In describing Fifth Avenue around 57th Street in 1876, a writer pointed out the newly-built mansion of Adele L. S. Stevens at the southwest corner. He said that with the exception of Alexander Stewart’s white marble palace, “It is the most expensive house ever built in this city.” The value of the land alone was $250,000. By the turn of the century Cornelius Vanderbilt’s mammoth chateau filled the entire block to the north and William C. Whitney was living in the Stevens house.
But times were changing. In February 1920 The New York Times remembered “At that time the neighborhood of Fifty-seventh Street was called pre-eminently the aristocratic quarter of the city. It retained that prestige until half a dozen years or so ago, when the upward march of trade invaded Fifty-seventh Street, and now few of its handsome residences remain.”
Among those last few survivals were the Whitney and Vanderbilt mansions. But while Alice Vanderbilt remained until 1926, the Whitney home had been converted for commercial purposes years earlier. The end of the line for the Stevens-Whitney mansion was inevitable following its purchase by August Heckscher in 1919.
On February 15, 1920 the New-York Tribune announced “The sensational development planned for the southwest corner of Fifth Avenue and Fifty-seventh Street by George Backer and August Heckscher will mark a new epoch in the structural and commercial future of Fifth Avenue. The building is to be thirty stories high and will be a combination of stores, showrooms, offices, apartments and a theater. At least $8,500,000 is involved in the project.” The ambitious scheme would include 10 stories of theater, concert and art exhibition space.
August Heckscher had leased the land to Backer; but after Backer disclosed his grand plans, Heckscher purchased a half-interest in the project. “Heckscher Building is the title selected for the great structure,” reported the Tribune.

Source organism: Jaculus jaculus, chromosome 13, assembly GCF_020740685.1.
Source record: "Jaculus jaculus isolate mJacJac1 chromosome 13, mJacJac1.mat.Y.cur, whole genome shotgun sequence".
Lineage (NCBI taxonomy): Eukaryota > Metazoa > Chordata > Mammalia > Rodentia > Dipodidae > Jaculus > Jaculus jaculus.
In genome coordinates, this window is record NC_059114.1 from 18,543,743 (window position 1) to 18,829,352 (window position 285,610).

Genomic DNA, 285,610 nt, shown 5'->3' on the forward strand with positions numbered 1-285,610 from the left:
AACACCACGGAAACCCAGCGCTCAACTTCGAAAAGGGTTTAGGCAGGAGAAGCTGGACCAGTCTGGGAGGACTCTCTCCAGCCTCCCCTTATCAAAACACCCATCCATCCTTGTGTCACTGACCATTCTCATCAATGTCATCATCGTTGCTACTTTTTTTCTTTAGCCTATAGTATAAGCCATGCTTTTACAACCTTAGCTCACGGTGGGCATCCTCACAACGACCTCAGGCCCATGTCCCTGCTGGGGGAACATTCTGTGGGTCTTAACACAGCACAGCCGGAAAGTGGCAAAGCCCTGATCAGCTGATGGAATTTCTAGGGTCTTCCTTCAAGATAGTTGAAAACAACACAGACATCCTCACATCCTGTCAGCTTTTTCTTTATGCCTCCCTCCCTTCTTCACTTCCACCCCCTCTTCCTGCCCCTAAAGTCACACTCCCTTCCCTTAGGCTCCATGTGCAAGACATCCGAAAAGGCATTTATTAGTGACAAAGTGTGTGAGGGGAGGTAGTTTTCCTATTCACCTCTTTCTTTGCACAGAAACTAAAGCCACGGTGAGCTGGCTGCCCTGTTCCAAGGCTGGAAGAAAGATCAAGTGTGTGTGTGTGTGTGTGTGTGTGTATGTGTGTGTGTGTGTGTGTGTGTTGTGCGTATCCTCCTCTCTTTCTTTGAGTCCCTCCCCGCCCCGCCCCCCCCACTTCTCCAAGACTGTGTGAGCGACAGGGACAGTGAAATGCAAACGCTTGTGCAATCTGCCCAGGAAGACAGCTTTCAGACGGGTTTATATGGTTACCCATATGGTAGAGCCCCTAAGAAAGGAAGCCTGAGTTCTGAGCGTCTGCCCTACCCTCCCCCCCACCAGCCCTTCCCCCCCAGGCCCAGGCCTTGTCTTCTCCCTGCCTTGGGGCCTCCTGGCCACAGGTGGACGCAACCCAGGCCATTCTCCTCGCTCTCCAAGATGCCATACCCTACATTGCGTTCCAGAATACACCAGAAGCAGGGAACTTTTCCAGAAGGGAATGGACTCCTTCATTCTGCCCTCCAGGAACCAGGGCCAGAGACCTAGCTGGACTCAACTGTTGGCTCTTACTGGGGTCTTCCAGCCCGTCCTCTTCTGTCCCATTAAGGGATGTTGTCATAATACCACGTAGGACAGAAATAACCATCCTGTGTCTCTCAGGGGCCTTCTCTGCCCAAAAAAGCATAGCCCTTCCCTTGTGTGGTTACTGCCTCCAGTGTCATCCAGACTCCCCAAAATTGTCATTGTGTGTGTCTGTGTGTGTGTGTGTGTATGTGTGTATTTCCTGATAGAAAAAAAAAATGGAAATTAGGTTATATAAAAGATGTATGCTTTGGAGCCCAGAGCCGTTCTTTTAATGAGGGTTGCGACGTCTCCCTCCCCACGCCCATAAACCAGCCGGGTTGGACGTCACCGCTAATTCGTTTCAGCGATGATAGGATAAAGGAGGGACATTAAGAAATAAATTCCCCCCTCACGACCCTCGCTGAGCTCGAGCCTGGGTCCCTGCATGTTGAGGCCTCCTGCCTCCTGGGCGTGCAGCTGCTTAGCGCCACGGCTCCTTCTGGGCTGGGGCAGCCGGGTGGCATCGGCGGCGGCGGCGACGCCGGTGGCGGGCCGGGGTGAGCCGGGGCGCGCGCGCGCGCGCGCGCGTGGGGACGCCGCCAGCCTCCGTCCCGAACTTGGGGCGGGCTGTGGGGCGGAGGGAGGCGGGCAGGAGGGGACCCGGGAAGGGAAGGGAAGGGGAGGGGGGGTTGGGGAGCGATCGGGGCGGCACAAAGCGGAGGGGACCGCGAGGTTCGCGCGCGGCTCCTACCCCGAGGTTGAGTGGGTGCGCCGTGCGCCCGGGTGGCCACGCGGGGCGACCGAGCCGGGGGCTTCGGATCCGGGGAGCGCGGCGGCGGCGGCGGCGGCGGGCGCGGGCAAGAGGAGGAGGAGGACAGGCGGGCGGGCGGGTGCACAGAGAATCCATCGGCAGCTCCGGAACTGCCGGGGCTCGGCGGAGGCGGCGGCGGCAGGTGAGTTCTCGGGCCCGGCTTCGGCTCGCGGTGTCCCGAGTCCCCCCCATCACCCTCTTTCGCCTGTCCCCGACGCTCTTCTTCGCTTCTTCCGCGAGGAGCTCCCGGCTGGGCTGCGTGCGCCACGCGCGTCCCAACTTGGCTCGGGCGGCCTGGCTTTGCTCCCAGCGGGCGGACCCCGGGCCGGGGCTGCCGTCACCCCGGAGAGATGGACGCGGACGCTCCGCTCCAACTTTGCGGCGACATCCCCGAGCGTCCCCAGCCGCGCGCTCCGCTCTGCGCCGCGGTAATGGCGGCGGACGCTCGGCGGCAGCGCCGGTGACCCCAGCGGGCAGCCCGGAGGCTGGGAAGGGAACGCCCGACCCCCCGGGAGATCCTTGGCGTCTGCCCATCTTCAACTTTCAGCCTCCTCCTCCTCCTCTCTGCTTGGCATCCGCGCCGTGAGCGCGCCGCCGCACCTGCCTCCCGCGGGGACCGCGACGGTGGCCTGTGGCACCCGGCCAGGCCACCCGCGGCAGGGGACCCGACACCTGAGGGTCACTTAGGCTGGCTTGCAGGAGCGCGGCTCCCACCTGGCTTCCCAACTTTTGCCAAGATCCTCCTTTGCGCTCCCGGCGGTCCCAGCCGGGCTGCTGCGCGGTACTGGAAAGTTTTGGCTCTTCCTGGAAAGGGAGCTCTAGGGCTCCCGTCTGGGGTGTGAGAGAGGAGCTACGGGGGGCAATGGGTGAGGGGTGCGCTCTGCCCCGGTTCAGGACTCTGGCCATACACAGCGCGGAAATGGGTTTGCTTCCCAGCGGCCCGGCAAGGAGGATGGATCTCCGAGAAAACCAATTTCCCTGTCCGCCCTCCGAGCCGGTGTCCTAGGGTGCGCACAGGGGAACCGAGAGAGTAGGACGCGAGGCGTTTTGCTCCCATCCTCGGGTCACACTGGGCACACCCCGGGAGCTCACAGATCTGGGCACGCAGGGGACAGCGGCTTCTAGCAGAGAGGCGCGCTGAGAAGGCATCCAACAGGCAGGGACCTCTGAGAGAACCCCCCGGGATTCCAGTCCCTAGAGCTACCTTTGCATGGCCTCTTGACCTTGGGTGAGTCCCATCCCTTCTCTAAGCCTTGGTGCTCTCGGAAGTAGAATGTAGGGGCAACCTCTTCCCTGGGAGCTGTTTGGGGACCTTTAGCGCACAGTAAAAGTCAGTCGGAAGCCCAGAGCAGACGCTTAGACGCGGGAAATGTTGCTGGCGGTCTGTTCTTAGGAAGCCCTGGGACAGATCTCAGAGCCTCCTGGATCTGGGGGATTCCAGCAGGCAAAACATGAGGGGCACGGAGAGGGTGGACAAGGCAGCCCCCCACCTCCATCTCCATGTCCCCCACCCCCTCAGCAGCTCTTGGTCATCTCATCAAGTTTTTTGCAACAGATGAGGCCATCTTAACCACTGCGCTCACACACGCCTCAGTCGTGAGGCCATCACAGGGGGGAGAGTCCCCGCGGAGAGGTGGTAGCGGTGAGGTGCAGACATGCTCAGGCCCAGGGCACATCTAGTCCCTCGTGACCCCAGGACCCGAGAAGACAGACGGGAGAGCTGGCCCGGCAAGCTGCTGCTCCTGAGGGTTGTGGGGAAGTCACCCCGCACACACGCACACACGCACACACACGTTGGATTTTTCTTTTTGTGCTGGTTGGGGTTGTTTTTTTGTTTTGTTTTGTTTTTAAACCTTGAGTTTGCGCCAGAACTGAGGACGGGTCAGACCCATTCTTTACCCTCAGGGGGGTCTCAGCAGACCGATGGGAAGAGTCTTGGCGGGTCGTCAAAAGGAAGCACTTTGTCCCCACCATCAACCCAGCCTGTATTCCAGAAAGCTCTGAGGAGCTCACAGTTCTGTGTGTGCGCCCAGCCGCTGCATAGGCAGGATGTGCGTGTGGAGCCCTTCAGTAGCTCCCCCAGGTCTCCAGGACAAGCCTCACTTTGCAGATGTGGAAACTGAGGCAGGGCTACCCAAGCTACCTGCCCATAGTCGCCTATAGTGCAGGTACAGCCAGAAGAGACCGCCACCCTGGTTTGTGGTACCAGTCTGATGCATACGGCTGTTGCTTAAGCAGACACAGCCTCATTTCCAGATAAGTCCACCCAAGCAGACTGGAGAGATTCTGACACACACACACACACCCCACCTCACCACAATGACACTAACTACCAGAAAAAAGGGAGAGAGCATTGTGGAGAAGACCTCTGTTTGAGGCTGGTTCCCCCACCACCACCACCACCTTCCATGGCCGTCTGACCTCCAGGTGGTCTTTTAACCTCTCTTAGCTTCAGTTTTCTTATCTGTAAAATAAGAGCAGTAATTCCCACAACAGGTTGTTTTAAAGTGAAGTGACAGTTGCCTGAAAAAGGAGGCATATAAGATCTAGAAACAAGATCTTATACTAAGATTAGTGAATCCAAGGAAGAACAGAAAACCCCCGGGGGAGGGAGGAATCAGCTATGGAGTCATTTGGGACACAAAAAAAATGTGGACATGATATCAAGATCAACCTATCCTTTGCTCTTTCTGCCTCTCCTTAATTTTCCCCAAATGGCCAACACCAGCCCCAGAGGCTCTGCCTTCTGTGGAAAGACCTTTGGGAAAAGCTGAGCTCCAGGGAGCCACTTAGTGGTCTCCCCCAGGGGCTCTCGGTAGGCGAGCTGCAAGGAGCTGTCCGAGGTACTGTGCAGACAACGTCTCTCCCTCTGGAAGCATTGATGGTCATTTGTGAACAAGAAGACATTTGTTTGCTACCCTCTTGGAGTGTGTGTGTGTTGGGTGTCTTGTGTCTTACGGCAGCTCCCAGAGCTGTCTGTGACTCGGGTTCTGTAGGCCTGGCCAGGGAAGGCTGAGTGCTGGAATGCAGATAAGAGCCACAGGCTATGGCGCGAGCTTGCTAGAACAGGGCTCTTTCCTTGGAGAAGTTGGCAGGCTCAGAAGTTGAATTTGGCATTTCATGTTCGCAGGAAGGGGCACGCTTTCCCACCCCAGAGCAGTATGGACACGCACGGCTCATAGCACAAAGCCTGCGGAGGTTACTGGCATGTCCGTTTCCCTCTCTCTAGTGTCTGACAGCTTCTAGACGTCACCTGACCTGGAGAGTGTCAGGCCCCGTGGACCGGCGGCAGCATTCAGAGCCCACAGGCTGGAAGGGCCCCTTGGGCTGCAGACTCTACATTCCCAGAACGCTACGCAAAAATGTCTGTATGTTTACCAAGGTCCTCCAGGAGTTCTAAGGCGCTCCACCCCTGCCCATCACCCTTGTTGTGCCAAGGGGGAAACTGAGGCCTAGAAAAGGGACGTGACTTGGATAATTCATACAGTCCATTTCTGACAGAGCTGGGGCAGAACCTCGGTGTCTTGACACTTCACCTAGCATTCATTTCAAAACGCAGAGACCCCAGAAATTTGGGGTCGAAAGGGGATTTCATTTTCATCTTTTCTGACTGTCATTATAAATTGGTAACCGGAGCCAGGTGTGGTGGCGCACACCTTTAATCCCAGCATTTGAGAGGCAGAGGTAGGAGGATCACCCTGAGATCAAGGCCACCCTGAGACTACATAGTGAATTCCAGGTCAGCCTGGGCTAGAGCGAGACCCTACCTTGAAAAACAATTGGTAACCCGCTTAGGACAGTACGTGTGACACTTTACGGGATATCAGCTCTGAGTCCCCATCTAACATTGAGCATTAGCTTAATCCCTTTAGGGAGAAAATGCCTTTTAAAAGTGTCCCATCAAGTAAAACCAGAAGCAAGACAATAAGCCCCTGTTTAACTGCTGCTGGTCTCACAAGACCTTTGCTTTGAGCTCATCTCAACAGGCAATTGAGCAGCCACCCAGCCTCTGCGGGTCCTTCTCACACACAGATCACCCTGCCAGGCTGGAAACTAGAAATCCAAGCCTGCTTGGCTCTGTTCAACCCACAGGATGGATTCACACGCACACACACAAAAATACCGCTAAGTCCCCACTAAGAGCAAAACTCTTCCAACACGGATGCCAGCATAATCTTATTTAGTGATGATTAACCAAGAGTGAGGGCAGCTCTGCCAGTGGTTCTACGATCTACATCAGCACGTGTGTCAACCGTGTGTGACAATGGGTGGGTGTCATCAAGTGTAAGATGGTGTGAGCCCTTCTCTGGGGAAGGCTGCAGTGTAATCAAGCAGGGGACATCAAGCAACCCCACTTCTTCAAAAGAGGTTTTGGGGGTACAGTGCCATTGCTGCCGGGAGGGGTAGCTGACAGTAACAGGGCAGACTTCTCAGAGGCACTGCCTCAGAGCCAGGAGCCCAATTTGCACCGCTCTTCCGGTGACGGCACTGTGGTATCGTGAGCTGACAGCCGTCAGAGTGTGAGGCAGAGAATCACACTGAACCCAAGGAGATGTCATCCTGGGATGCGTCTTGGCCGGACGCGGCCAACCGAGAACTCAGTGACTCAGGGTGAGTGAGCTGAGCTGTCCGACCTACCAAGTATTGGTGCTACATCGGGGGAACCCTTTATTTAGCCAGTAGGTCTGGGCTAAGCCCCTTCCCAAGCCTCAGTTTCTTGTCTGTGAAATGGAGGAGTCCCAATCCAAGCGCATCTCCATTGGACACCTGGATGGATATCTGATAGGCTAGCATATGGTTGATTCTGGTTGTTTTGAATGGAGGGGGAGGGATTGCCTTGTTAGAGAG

The men had commissioned the architectural firm of Warren & Wetmore to design the building, deemed by the Tribune to be “in the modern French Renaissance style.” Perhaps best known for Grand Central Terminal, completed in 1913, the architects had designed a towering shaft atop the ten-story theater block. But there were problems. The 1916 Zoning Resolution provisions mandated set-backs to prevent the blocking of sunlight to the city streets. Warren & Wetmore were forced to go back to the drawing board.
On August 15 The New York Times reported that a “radical change” had been made in the Heckscher Building plans. The entire theater idea was scrapped and the structure’s height, originally 32 stories, was reduced to 25. The architects now described the style as “Francis I,” which The Times felt “will make the building one of the finest examples of its type in the country.”
“The first nine stories of the main portion of the building and the entire Fifty-sixth Street façade will be built of limestone, the exterior of the remaining walls to be face brick ornamented with terra cotta,” advised the newspaper.